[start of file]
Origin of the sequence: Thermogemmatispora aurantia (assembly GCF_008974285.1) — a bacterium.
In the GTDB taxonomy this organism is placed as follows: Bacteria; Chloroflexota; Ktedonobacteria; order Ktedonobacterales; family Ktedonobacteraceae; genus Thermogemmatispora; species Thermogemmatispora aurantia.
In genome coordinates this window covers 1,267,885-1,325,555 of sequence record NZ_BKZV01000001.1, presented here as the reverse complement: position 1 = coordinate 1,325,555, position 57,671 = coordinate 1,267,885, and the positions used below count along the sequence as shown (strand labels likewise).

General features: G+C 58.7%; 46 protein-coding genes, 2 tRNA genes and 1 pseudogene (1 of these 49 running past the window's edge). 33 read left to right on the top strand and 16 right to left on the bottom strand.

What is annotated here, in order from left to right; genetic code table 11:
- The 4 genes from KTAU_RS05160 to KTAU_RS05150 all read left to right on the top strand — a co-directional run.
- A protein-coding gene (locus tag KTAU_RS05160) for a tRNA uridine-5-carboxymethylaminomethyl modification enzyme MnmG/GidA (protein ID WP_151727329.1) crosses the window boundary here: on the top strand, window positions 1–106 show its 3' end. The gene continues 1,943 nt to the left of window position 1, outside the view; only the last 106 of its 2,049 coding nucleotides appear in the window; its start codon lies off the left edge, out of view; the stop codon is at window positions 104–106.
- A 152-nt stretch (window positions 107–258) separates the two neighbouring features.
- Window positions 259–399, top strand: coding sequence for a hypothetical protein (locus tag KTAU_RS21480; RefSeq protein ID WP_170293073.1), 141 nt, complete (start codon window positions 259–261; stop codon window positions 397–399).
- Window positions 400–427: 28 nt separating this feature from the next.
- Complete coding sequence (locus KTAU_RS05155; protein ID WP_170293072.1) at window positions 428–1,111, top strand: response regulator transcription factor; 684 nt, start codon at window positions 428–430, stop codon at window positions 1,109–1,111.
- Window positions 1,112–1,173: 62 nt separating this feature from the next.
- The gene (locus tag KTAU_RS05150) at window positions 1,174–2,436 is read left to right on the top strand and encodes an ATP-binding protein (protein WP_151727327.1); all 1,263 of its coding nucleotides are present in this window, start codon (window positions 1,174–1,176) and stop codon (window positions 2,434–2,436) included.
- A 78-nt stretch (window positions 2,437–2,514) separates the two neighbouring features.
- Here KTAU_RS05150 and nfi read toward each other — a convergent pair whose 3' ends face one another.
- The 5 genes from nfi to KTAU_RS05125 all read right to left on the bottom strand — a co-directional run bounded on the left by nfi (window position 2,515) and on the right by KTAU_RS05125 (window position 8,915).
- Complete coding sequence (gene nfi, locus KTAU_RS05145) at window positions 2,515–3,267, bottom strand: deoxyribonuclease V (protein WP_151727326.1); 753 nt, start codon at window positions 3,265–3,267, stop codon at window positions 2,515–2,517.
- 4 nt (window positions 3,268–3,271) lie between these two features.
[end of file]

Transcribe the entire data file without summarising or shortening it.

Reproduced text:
Origin of the sequence: Thermogemmatispora aurantia (assembly GCF_008974285.1) — a bacterium.
In the GTDB taxonomy this organism is placed as follows: Bacteria; Chloroflexota; Ktedonobacteria; order Ktedonobacterales; family Ktedonobacteraceae; genus Thermogemmatispora; species Thermogemmatispora aurantia.
In genome coordinates this window covers 1,267,885-1,325,555 of sequence record NZ_BKZV01000001.1, presented here as the reverse complement: position 1 = coordinate 1,325,555, position 57,671 = coordinate 1,267,885, and the positions used below count along the sequence as shown (strand labels likewise).

General features: G+C 58.7%; 46 protein-coding genes, 2 tRNA genes and 1 pseudogene (1 of these 49 running past the window's edge). 33 read left to right on the top strand and 16 right to left on the bottom strand.

What is annotated here, in order from left to right; genetic code table 11:
- The 4 genes from KTAU_RS05160 to KTAU_RS05150 all read left to right on the top strand — a co-directional run.
- A protein-coding gene (locus tag KTAU_RS05160) for a tRNA uridine-5-carboxymethylaminomethyl modification enzyme MnmG/GidA (protein ID WP_151727329.1) crosses the window boundary here: on the top strand, window positions 1–106 show its 3' end. The gene continues 1,943 nt to the left of window position 1, outside the view; only the last 106 of its 2,049 coding nucleotides appear in the window; its start codon lies off the left edge, out of view; the stop codon is at window positions 104–106.
- A 152-nt stretch (window positions 107–258) separates the two neighbouring features.
- Window positions 259–399, top strand: coding sequence for a hypothetical protein (locus tag KTAU_RS21480; RefSeq protein ID WP_170293073.1), 141 nt, complete (start codon window positions 259–261; stop codon window positions 397–399).
- Window positions 400–427: 28 nt separating this feature from the next.
- Complete coding sequence (locus KTAU_RS05155; protein ID WP_170293072.1) at window positions 428–1,111, top strand: response regulator transcription factor; 684 nt, start codon at window positions 428–430, stop codon at window positions 1,109–1,111.
- Window positions 1,112–1,173: 62 nt separating this feature from the next.
- The gene (locus tag KTAU_RS05150) at window positions 1,174–2,436 is read left to right on the top strand and encodes an ATP-binding protein (protein WP_151727327.1); all 1,263 of its coding nucleotides are present in this window, start codon (window positions 1,174–1,176) and stop codon (window positions 2,434–2,436) included.
- A 78-nt stretch (window positions 2,437–2,514) separates the two neighbouring features.
- Here KTAU_RS05150 and nfi read toward each other — a convergent pair whose 3' ends face one another.
- The 5 genes from nfi to KTAU_RS05125 all read right to left on the bottom strand — a co-directional run bounded on the left by nfi (window position 2,515) and on the right by KTAU_RS05125 (window position 8,915).
- Complete coding sequence (gene nfi, locus KTAU_RS05145) at window positions 2,515–3,267, bottom strand: deoxyribonuclease V (protein WP_151727326.1); 753 nt, start codon at window positions 3,265–3,267, stop codon at window positions 2,515–2,517.
- 4 nt (window positions 3,268–3,271) lie between these two features.